5. You can list the key skills that the potential employer is looking for in a candidate.

When tailoring a CV, you can make yourself stand-out using a section dedicated to key skills and abilities. This ‘bank’ will include your knowledge level of languages, basic writing, software packages, role requirements and more.

These keywords will stand-out to a CV-screening tool as well as an individual looking at your resume. When job hunting, you’ll be searching for key words or phrases that make you want to apply for a role. Make sure you include these keywords as they are what will connect you with the employer.

However, it is important to avoid using keywords or phrases that don’t apply to you or your experiences. If you don’t tell the truth on your CV, you will be found out in the role and likely fired. This won’t look good on an updated CV!

6. Removing irrelevant content can make you stand out.

Of course, when applying for your first jobs in the working world, you may not have much work experience, if any at all. So, you’ll likely incorporate travel, work experience, volunteering or school accomplishments that demonstrate your skills.

However, when you have had a couple of roles under your belt, it is important to know when to surrender insignificant information. An employer looks for jobs a jobseeker has maintained, rather than one-off experiences.

Make sure to keep your CV updated with information directly relevant to the work you’re applying for. So, if you’re after a payroll team member position, you don’t need to mention the babysitting you did for Aunt May back in the day.

7. It's not as much work as you think.

I know, it may seem like tailoring a CV to each role is time-consuming but it’s not as much toil as you think.

If you’re job hunting for a specific role or career path repetitively, you’ll likely only need to change a couple of details each time. These details could be in the wording that you use to describe something you overcame in a job position, or adding in keywords to your bank that apply to both you and the role you’re going for.

If, on the other hand, you like to test the water by applying for varied jobs from librarian to dog walker, you’ll need multiple CVs. In this case, you should have pre-made templates that need to be tailored to match a job specification.

It doesn’t have to be a case or re-writing a CV every single time you find new jobs.

8. It will fit seamlessly with the accompanied Cover Letter.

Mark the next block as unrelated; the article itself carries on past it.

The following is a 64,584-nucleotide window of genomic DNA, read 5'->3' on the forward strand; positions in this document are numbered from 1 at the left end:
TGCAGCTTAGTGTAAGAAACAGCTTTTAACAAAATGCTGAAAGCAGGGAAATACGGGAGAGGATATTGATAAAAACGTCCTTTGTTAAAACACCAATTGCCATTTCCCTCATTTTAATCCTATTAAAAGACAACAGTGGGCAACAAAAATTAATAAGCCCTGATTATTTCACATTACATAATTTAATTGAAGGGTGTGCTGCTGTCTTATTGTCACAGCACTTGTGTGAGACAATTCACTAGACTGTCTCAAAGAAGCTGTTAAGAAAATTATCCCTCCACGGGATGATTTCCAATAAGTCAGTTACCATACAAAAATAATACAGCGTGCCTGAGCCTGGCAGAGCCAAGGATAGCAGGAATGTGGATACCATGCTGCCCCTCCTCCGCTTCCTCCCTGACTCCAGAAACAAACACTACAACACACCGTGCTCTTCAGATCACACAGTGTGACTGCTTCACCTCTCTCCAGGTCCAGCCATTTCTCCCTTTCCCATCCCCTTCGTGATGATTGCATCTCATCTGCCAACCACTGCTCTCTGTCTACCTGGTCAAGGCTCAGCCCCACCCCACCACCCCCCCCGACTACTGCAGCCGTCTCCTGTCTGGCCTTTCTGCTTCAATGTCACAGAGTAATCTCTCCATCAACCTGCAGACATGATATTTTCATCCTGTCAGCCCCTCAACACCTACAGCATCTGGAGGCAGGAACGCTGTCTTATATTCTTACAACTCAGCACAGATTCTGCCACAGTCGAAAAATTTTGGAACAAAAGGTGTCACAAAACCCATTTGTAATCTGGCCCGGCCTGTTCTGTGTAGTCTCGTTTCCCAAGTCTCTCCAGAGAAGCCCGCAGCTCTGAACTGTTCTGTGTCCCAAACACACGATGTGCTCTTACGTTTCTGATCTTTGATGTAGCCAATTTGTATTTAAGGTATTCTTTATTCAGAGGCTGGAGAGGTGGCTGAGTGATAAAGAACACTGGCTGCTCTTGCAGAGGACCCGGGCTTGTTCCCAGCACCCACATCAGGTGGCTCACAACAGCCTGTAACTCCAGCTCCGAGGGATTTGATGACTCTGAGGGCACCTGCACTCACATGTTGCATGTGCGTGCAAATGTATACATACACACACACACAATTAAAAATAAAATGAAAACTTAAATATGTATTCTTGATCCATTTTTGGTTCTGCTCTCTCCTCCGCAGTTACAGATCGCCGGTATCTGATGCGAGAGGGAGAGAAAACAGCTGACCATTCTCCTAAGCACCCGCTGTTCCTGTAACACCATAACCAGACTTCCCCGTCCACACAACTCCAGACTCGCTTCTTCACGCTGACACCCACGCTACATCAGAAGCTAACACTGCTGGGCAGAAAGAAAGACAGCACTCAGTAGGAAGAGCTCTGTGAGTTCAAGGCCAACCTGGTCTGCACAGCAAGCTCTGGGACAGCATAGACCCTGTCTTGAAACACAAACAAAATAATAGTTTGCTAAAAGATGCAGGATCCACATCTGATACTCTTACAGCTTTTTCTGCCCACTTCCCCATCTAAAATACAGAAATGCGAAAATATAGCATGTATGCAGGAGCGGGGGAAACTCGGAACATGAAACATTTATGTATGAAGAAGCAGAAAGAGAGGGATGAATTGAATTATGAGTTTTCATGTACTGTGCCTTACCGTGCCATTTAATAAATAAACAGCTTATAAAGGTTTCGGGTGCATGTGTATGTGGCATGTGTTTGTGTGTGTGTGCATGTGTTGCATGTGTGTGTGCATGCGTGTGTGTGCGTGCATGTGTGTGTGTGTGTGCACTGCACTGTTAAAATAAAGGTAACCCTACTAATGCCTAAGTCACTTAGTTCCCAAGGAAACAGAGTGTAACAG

It can be easy to think of a CV as a compact story narrating reasons you should be considered for the role. However, while job hunting, you’ll likely come across companies requesting an accompanying cover letter. This will be your chance to elaborate on experiences in your CV.

A cover letter is made specifically for a job role, and if what you provide a cover letter that doesn’t seamlessly match with your CV, then the recruiter may see a red flag.

Tailoring a CV to a job not only makes your application coherent, you can use it as a basis – or, draft – when it comes to typing up your cover letter and securing your interview.

9. You can bring your most relevant experience to the top.

By now you have probably sussed that recruitment agents want their attentions grabbed from the get-go. Sometimes, an employer may only look at a CV for 6 seconds, so for a ball-park figure, try to make sure your CV is eye-catching within the first 10 seconds.

They need to know your role towards generating results and achievements in your previous jobs or teams. Include demonstrations of results that have allowed you to gain valuable knowledge in a field they need.

For example, if a company requires a new videographer to produce videos that target and engage an audience, they’d love to see a personal statement paragraph detailing how an applicant’s contribution generated a successful increase in market reach and viewership.

10. It can show you're interested and up-to-date with your industry.

Finally, as a jobseeker, you should always be finding ways to improve your knowledge to fit the types of roles/industries you’ll be applying for. If there are extra courses or you have engaged with, you should include them if they relate to the role you’re applying for.

That demonstrates a keen interest in the industry, which is something that employers look for. The last thing they want is to hire someone only to find their lack of interest is causing them to fall behind with new developments in the field.

Summary.

In summary, it’s easy to say that to increase your chances in the pool of applicants, you’ll need to tailor your CV to the job.

Are you looking for a CV which not only is tailored to a particular industry and is ATS-friendly (Applicant Tracking Systems), but also is easily tailored and targeted to the particular jobs and companies you may want to apply to?

At Talmatsky.com, we will deep dive into your personal work, educational and professional background to find your expertise and generate a profile that speaks the language of recruiters. You’ll also be guided on analysing a job specification to seek an employer’s needs which will be provided to you as a checklist. You can use this checklist to tailor your CV to that job role!

< JOURNAL
London's most innovative HR Career Consultancy startup that empowers the jobseekers to advance their careers, and land their dream jobs.
© 2018 – 2020.
Talmatsky.com – a brand of Talmatsky Global LTD.

Please use your Laptop / Mobile
to access the website.